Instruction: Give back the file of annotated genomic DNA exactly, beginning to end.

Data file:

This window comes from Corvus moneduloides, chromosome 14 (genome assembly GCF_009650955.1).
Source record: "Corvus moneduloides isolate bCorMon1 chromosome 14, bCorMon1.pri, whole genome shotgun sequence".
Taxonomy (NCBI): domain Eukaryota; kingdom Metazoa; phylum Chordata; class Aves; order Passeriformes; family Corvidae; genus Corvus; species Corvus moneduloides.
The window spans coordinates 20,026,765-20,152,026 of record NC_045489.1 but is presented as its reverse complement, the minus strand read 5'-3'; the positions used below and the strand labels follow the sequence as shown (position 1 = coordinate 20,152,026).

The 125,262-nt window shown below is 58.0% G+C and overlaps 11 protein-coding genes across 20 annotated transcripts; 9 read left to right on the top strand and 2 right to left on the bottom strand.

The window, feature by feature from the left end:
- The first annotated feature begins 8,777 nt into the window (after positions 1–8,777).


This window comes from Corvus moneduloides, chromosome 14 (genome assembly GCF_009650955.1).
Source record: "Corvus moneduloides isolate bCorMon1 chromosome 14, bCorMon1.pri, whole genome shotgun sequence".
Taxonomy (NCBI): domain Eukaryota; kingdom Metazoa; phylum Chordata; class Aves; order Passeriformes; family Corvidae; genus Corvus; species Corvus moneduloides.
The window spans coordinates 20,026,765-20,152,026 of record NC_045489.1 but is presented as its reverse complement, the minus strand read 5'-3'; the positions used below and the strand labels follow the sequence as shown (position 1 = coordinate 20,152,026).

The 125,262-nt window shown below is 58.0% G+C and overlaps 11 protein-coding genes across 20 annotated transcripts; 9 read left to right on the top strand and 2 right to left on the bottom strand.

The window, feature by feature from the left end:
- The first annotated feature begins 8,777 nt into the window (after positions 1–8,777).